Covered skies in Leo and in Ophiuchus

The unusually flat spectrum detected by Hubble’s for two extrasolar planets of the most common type, both with a mass similar to that of Neptune, leads scientists to hypothesize the presence of clouds at high altitude in their atmospheres. The two studies can be read in Nature.

GJ 436b and GJ 1214b

 The size of GJ 436b and GJ 1214b compared to those of Earth and Neptune.

Credit: NASA & ESA, STScI-PRC14-06b

The keyword this time is featureless: uniform, featureless, flat, monotonous, in fact. So are the measured spectra from the Hubble Space Telescope during hours and hours of observation of two extrasolar planets on behalf of two separate research groups. A monotony revealing: it is thanks to the absence of emission lines – so characteristic signatures of specific molecules – which scientists have been able to cross out, one by one, substances such as water vapor, methane, nitrogen, carbon monoxide, carbon or carbon dioxide from the list of ingredients constituent of the atmosphere of the two planets. And come to infer the presence at high altitude (around a millibar pressure), both in the atmospheres of these distant worlds, on a cloudy enveloping cloak that prevents us from seeing what’s underneath.

Do not imagine, however, the skies flecked with pretty puffy clouds, cirrus clouds or rain. Although it is still too early to speculate on the content of those clouds, the current models on the atmospheres of super-Earths damage to winning not just cute compounds, such as zinc sulfide or potassium chloride. Not exactly breathable air, whereas the first is the salt that gives life to the fluorescent images in picture tubes, and the second is part of the cocktail injected into the death sentences. Not to mention the temperature of the clouds: over two hundred degrees, say the weathermen.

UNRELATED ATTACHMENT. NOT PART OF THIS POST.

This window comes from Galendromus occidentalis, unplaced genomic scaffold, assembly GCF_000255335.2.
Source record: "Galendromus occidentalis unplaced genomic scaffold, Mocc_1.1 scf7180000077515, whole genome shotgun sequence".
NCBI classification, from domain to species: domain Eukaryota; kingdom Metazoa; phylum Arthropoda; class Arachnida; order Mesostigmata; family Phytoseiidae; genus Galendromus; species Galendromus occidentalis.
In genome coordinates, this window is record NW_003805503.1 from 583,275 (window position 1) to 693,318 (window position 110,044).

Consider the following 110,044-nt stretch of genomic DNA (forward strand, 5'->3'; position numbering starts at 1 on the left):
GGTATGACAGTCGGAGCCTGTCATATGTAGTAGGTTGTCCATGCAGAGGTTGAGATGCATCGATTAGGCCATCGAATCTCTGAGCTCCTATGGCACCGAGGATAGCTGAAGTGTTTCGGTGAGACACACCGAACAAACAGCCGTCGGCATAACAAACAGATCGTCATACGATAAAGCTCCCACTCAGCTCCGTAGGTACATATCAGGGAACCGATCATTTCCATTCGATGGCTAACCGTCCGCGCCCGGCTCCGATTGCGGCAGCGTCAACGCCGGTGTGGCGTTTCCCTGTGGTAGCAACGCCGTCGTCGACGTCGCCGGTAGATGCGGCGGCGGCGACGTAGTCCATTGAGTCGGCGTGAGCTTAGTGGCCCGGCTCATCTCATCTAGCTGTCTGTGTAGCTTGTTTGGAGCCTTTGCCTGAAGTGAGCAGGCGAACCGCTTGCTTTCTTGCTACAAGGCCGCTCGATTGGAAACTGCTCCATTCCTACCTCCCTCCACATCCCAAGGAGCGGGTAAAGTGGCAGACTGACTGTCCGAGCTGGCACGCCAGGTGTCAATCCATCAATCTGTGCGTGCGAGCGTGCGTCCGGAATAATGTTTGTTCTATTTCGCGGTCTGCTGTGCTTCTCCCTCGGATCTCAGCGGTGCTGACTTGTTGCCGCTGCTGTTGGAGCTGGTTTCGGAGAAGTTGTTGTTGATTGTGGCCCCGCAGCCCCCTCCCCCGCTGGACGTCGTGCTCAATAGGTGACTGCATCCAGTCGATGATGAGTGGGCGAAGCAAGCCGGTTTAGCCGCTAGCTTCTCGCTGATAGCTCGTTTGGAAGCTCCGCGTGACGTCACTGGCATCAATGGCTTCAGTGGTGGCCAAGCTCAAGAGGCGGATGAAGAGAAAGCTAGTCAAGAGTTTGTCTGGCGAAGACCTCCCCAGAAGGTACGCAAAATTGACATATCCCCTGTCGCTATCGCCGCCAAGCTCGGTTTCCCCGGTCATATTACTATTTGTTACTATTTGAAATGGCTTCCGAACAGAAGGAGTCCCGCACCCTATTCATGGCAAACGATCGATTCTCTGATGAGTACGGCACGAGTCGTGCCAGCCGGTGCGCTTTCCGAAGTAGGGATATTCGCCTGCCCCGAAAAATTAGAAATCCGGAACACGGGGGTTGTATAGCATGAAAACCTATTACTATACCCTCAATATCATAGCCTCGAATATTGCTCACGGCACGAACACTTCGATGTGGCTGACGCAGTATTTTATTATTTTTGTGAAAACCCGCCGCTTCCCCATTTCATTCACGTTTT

In short, if you know avoid them. Let’s see what we’re talking about these worlds. One is Gliese 436b: every 63 hours in orbit around GJ 436, a star about 30 light-years away in the constellation of Leo, that has a mass equal to 22 times that of the Earth (thus similar to that of Neptune) and a temperature is around 500 degrees. To analyze the spectrum with Hubble’s Wide Field Camera 3, in the course of four observing campaigns from October of 2012 to January of 2013, a team led by Heather Knutson, a professor of planetary science at Caltech.

The other is Gliese 1214b: about 7 times Earth masses, is located 40 light-years from Earth, in the constellation of Ophiuchus, and orbits the parent star in 38 hours. The first author of the study is Laura Kreidberg, a PhD student at the University of Chicago. Together with her supervisor, Jacob Bean, decided to analyze the spectrum of GJ 1214b that conducted what is, to date, the longest ever observing program dedicated to the study of a single Hubble extrasolar planet: something like 96 hours spread of a period of 11 months.

Ultimately, two discoveries with a lot in common, were just posted on the pages of Nature, on two planets highly similar. Two planets from physics still largely unknown, since there are no analogues in our Solar System, but ubiquitous – and this is perhaps the most important aspect of this result – elsewhere: according to the latest research, in fact, super-Earths like these, represent the most common type among all the worlds that populate the Milky Way.

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